record.

By the time Gaucho, the followup, won Steely Dan another Grammy in 1982, Fagen and Becker were burned out and had already called it quits. Although Steely Dan was officially over, the group’s founders continued to work together on various musical projects over the years.

In 1993, the pair did one thing the original Steely Dan did precious little of — tour. It was chronicled on Alive in America, released in 1995. Soon after, Fagen and Becker began writing songs for what was to become Two Against Nature. “Aside from our shared sensibility and conception of what the album could be, we also had lots of little starts of songs, fragments from collaborations in the ’80s and into the ’90s that we rewrote and used in different ways,” Becker says.

“Which is what you want to have in an ongoing collaboration. One of the things that makes collaborations work has to do with a pool of resources that you’ve built up — music that you didn’t use that you can recycle. So we had a lot of stuff to begin with. When we actually sat down to write, it turned out we had a pretty good flow of ideas.”

Radical departures

The sharp, inimitable ensemble sound of Two Against Nature picks up precisely where Gaucho left off in 1980.

“We didn’t set out to make an album that would be continuous with the stuff we had done in the past,” Becker says. “On the contrary, we discussed a couple of different schemes that would have been very radical departures. In talking over the potential pluses and minuses, we decided not to impose an overall structure on what we were doing in advance, but to just sit down and write some songs and see what would happen.

“We ended up writing stuff that was not that different, probably because we’re very focused on musical and songwriting fundamentals, especially by comparison to the pop music field in general. A good beat, harmonic interest, a good melody and good lyrics are the main elements in what we’re trying to do. How you arrange things and what the sounds are going to be are, for us, secondary considerations.” Some songs are classic Steely Dan. The frisky “Cousin Dupree” is a seedy tale of unconsummated intra-familial lust — “Well we used to play/When we were three/How about a kiss for your cousin Dupree … What’s so strange about a downhome family romance?”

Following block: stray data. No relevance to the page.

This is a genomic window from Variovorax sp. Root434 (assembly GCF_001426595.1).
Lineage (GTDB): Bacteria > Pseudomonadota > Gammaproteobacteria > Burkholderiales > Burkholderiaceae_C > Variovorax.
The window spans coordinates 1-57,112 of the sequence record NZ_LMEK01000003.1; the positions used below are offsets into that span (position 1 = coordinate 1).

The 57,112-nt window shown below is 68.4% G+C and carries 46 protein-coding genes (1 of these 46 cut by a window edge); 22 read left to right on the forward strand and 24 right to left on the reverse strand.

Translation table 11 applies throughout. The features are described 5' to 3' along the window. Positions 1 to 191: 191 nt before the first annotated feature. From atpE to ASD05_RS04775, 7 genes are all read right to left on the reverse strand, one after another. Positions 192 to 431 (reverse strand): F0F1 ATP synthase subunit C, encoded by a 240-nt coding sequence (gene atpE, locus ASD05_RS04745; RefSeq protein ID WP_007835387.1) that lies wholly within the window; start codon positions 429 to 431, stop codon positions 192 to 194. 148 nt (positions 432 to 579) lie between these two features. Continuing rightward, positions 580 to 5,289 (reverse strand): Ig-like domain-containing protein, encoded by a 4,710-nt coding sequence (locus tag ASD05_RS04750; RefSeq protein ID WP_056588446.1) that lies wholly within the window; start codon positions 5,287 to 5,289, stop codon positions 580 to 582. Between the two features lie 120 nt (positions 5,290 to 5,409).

“What a Shame About Me” is about an aging guy from NYU who’s down on his luck (“I’m still working on that novel”). When a more successful old girlfriend back home from L.A. suggests sleeping together, the shamed protagonist balks, explaining that she’s “talking to a ghost.” Steely Dan remains Fagen and Becker with a solid group of backing musicians, but Becker is now playing virtually all of the guitar solos, and he’s more than competent.

“Donald encouraged me to do it, because I’d been playing guitar in the live shows,” Becker explains. “Donald and I produced this record ourselves. We don’t necessarily plan as far in advance as we should, and we frequently found ourselves in a position of, “Well, now the next thing we need on this tune is a guitar part, but we haven’t booked a guitar player.’ The suspense is killing us, and here I am with my guitar and my amps. So I ended up doing a lot of guitar work just because I was there.

“In addition, in the past we’ve gotten virtuoso soloists who could do a lot of things that I couldn’t do. Somehow, the context of recorded music has changed a lot. There’s been such an overkill of “shred’ guitar players between 1979 and the present day that getting one to come in and play a jazzy solo is not necessarily the same idea that it was then.”

Showcased in film

Steely Dan’s tunes are reportedly showcased in Me, Myself & Irene, an irreverent Jim Carrey comedy from brothers Bobby and Peter Farrelly
(Dumb & Dumber and There’s Something About Mary). It’s pop culture, new millennium-style.

“I suppose Donald and I know as much or perhaps more about the audience as we ever did,” Becker says. “And apparently there are people from all sorts of situations, ages and so on that are still interested in what we’re doing. I think that’s great.”